Tue, 18 Apr 2017 19:08:25 +0000Bogus business listings on Google Maps have been a thing for a while; a new research paper, authored by researchers at Google and the University of San Diego, tries to quantify the scale and scope of the problem. The New Scientist reports: To analyse the scope of this abuse, the group looked at over 100,000 listings that … Continue reading "How Many Fake Business Listings Are There on Google Maps?"
Tue, 18 Apr 2017 18:11:42 +0000Lauri Vanhala wanted to figure out the best place to buy an apartment in Helsinki, so he built an interactive sort-of-isochrone map of the city. He explains: “I calculated the travel time from every address to every other address in Helsinki around 7:30-8:00am (about 30 billion searches total!). Then I calculated the (weighted) average travel … Continue reading "Travel Times in Helsinki"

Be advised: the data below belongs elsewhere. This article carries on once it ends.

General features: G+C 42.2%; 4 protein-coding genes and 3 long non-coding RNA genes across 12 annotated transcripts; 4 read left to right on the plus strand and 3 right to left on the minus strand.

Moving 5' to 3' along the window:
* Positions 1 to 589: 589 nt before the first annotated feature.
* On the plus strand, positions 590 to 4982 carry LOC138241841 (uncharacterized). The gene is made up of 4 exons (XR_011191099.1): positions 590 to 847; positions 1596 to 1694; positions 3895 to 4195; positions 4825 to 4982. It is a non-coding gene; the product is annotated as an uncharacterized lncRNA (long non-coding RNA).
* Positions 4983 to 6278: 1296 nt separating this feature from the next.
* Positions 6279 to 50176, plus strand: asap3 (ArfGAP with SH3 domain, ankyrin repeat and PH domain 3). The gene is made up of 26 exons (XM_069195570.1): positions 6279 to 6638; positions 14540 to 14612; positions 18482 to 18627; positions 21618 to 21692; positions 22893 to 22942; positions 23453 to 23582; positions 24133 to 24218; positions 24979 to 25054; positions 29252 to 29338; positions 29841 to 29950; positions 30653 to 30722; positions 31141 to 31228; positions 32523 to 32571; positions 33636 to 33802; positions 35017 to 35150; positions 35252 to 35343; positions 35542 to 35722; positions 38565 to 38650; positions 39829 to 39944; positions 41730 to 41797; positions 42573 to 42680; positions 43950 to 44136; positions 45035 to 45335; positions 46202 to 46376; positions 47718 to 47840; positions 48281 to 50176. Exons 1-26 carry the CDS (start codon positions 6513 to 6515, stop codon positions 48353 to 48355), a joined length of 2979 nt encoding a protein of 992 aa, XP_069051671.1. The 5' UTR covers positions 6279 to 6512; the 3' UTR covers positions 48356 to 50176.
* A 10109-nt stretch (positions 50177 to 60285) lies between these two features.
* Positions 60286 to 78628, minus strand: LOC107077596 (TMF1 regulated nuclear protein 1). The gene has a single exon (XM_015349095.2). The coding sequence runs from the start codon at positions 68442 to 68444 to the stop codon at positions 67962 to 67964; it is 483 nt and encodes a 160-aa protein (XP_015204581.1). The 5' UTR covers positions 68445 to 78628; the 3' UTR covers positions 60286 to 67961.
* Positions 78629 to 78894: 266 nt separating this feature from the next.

Tue, 18 Apr 2017 16:09:00 +0000Iceberg Finder tracks icebergs around Newfoundland and Labrador, based on satellite imagery and on-the-ground (so to speak) reporting. It’s a project of Newfoundland and Labrador Tourism, which suggests that the bergs are seen more as tourist attractions than hazards to navigation.
Tue, 18 Apr 2017 15:50:26 +0000Pilar Maria Guerrieri’s Maps of Delhi, a collection of 66 maps from the 19th century to the present day, comes out from Niyogi Books in August. Nevertheless, the wire service IANS has an article about it now: it reveals how the book came about because the author wished it had been available when she began working on her doctorate. … Continue reading "Maps of Delhi"
Tue, 18 Apr 2017 15:34:44 +0000An exhibition of map-related art is taking place at the Sakshi Gallery in Mumbai, India. Curated by Meera Menezes, Here Be Dragons and Other Coded Landscapes features works by 11 artists; it runs until 31 May. More from the Hindustan Times. [Caitlin Dempsey]